Blustery cold winters can keep many older adults stuck indoors, inactive and isolated—putting their mental and physical health at risk of dramatically declining.
In fact, social isolation and persistent loneliness are associated with an increased risk of mortality.
“We hear a lot about the challenges of social isolation and loneliness, that it can increase the rate of physical and mental health issues, but connection helps to alleviate a lot of those concerns,” said Claire Irwin, Age Well Live Well coordinator at Texas Health and Human Services. “Social engagement and connection have been shown to improve a person’s health and sense of well-being. People that are engaged and connected have greater mobility, are more likely to stay current on health screenings, have better cognitive health and are more likely to live longer.”
While that should be motivation enough to drop the fuzzy blanket, turn off the TV and get moving, that’s not always the case. Caregivers can help by providing a little guidance and inspiration on how to create a healthy lifestyle routine.
Caregivers can help seniors stay socially connected
“Make a plan for the winter months ahead,” Irwin said.
And base that plan on activities that interest them, or else they won’t be inclined to do them. Irwin offered these suggestions for staying socially connected:
- Schedule a routine phone call, video conference or game night with family and friends.
- Explore a new hobby, such as scrapbooking or indoor gardening.
- Take an online, lifelong learning class sponsored by a community college or local high school district.
- Participate in a virtual book club or program hosted by the local library. Libraries publish monthly calendars of events on their websites.
- Volunteer! Lend your time and talents to a civic or nonprofit cause that’s meaningful to you.
Once the plan is made, consider any barriers to following through with it, such as faulty internet connections, and who can help you remove those barriers. If there’s an activity you don’t like, drop it and try something new. Keep trying until you find the right fit.
“One of the bright spots to come out of the pandemic is that there are now so many ways to connect people and stay active without leaving your home,” said Mary Staackmann, director of lifelong learning at North Shore Senior Center in suburban Chicago. “A person can stay at home and attend lectures, participate in discussion groups and take part in an exercise class.”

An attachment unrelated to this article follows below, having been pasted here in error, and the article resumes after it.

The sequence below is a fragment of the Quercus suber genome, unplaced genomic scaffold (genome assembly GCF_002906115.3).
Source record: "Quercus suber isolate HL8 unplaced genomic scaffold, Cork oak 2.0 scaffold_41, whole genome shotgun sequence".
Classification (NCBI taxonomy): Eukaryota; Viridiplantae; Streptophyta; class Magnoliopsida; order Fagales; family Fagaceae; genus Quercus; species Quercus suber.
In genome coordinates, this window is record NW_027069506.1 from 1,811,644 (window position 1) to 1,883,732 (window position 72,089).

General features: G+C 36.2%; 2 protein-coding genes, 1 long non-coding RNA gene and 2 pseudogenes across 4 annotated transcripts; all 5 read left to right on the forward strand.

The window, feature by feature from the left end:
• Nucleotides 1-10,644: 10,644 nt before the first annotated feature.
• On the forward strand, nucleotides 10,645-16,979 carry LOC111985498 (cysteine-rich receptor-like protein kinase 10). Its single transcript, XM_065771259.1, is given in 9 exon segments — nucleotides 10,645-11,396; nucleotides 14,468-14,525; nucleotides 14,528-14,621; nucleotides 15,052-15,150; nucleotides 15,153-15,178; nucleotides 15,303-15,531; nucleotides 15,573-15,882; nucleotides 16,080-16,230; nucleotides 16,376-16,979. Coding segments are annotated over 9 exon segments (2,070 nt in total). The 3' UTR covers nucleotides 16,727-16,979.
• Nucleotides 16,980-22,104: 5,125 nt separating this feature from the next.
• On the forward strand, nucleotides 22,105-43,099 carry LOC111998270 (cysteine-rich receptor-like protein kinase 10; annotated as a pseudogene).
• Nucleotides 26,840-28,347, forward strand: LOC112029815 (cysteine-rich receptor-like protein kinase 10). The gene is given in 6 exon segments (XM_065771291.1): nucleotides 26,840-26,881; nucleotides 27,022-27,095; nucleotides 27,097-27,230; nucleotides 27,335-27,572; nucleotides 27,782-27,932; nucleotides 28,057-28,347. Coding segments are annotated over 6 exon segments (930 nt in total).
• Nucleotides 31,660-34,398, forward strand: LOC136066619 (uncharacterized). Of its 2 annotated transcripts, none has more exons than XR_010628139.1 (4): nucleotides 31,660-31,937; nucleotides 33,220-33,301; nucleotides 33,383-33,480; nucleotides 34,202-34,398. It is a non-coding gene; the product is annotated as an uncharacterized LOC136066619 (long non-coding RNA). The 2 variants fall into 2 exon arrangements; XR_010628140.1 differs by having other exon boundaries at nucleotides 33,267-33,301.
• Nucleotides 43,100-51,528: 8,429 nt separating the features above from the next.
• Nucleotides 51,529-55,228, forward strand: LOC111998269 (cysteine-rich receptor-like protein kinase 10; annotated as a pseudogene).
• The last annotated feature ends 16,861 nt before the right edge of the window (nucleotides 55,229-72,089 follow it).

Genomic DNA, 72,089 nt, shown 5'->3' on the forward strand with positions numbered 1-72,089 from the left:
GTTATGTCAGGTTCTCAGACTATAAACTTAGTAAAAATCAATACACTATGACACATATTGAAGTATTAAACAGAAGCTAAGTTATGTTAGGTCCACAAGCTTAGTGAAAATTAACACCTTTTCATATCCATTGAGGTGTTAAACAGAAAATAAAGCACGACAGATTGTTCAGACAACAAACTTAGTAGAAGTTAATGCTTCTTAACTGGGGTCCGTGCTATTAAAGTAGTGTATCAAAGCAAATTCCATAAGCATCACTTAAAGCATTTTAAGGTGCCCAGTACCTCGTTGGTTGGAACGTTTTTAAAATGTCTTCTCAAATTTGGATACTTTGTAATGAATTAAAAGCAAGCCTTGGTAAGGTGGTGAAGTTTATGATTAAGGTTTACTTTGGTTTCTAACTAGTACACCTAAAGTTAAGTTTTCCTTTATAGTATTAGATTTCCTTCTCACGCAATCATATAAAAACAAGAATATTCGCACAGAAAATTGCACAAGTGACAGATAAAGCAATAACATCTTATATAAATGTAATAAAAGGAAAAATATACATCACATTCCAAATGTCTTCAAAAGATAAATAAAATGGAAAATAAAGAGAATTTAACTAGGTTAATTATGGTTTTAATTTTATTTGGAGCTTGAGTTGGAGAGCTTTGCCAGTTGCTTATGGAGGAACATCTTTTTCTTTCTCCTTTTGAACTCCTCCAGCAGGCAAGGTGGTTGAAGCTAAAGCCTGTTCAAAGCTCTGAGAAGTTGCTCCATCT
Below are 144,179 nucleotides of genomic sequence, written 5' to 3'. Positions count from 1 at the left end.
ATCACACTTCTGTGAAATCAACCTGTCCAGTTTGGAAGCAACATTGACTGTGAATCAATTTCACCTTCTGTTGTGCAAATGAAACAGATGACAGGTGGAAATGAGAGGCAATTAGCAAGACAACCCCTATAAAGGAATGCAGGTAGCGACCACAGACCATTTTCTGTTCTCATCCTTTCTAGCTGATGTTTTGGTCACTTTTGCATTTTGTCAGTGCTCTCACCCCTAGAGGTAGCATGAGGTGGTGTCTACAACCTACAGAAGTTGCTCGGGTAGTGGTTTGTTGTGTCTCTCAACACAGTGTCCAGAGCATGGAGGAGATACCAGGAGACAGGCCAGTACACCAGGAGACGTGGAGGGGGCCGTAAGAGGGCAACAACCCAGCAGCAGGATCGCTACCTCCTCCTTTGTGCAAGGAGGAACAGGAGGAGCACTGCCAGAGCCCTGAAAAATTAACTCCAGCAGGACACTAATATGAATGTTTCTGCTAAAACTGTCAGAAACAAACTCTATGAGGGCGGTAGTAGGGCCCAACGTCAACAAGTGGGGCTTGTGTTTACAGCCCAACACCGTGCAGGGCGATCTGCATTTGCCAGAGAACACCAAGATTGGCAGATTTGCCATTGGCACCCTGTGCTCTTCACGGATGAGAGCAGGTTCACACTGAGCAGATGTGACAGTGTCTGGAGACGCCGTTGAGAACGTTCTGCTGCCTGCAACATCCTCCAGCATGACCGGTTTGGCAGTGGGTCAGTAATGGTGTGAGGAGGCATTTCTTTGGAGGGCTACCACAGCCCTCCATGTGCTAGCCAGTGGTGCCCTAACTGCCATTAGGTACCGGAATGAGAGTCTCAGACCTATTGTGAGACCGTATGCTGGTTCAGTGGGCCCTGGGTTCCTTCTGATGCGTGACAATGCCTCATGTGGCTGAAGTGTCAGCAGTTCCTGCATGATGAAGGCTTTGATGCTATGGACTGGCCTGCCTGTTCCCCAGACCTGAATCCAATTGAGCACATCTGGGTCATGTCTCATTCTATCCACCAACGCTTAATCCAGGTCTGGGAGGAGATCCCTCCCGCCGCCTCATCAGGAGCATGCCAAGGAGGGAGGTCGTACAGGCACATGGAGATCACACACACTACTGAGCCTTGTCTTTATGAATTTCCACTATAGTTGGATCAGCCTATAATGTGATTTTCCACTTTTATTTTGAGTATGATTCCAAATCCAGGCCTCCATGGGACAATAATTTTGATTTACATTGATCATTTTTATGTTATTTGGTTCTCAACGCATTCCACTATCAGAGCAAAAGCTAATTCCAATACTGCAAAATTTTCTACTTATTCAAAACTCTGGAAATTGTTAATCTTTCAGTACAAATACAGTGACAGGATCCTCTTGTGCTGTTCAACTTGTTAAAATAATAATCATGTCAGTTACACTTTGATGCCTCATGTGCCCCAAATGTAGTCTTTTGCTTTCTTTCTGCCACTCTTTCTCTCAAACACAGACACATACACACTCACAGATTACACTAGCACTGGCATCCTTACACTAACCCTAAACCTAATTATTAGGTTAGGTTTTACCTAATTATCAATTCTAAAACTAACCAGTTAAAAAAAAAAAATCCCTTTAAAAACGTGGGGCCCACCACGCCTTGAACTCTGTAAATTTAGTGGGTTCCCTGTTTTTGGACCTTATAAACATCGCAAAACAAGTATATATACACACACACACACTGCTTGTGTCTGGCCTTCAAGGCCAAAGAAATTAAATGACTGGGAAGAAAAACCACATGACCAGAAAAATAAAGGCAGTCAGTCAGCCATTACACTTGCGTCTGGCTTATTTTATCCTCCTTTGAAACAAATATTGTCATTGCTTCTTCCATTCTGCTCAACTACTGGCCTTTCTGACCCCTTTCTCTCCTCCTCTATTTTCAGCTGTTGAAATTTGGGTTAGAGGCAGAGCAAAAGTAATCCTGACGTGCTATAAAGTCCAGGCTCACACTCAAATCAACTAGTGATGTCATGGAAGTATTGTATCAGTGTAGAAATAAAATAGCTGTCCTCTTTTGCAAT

Exercise routines keep seniors active in winter
With quite a few senior-based exercise routines available on YouTube, it’s easy to stay fit at home. Katie Morgan, fitness and wellness program manager at NSSC said Justin Agustin’s exercise routines for beginners are exceptionally good for older adults and don’t require equipment in order to do them.
Agustin stands out from other online trainers, Morgan said, because he provides modifications to make exercises easier or harder based on an individual’s fitness level and injuries, which could worsen if an exercise isn’t properly executed.
“Find three or four good solid exercises you like to do – simple squats, push-ups against a wall, lunges and bicep curls – and complete those a few times a day,” Morgan said. “Start with one round of 10 repetitions for each exercise. As they become easier and you become more confident, add two more repetitions.” Keep adding repetitions until you’re able to do two sets of 10 repetitions for each exercise.
“Starting small makes it more manageable,” she said. “If you jump right in and do too much at once, it becomes demotivating.”
THHS recommends older adults get 30 minutes a day of moderate-intensity aerobic activity (such as brisk walking around the house) at least five days a week, and partake in muscle-strengthening activities at least twice a week. Exercises can be broken up throughout the day. If it’s easier to take two 15-minute walks than one 30-minute walk, then do that. The benefits of exercise are worth it:
- Reduced risk of developing chronic diseases
- Improved cardiovascular system
- Reduced stress
- Increased weight loss or maintained desired weight
- Improved energy levels
- Improved sleep patterns
- Improved overall sense of well-being
A healthy diet is another part of a healthy lifestyle this winter. THHS offers these guidelines for maintaining a balanced diet:
- Select lean cuts of meats and poultry.
- Choose protein-rich foods, such as beans and fish.
- Obtain most of your fats from fish and nuts.
- Drink plenty of water every day.
- Get plenty of calcium, vitamin D and vitamin B12.
Anything that inspires your older adult to drop the fuzzy blanket and get off the couch is worth doing. Encourage them to take time to connect socially, be active, eat healthy and engage in activities that challenge their brain. It will brighten the long, gray days of winter and stave off loneliness and isolation.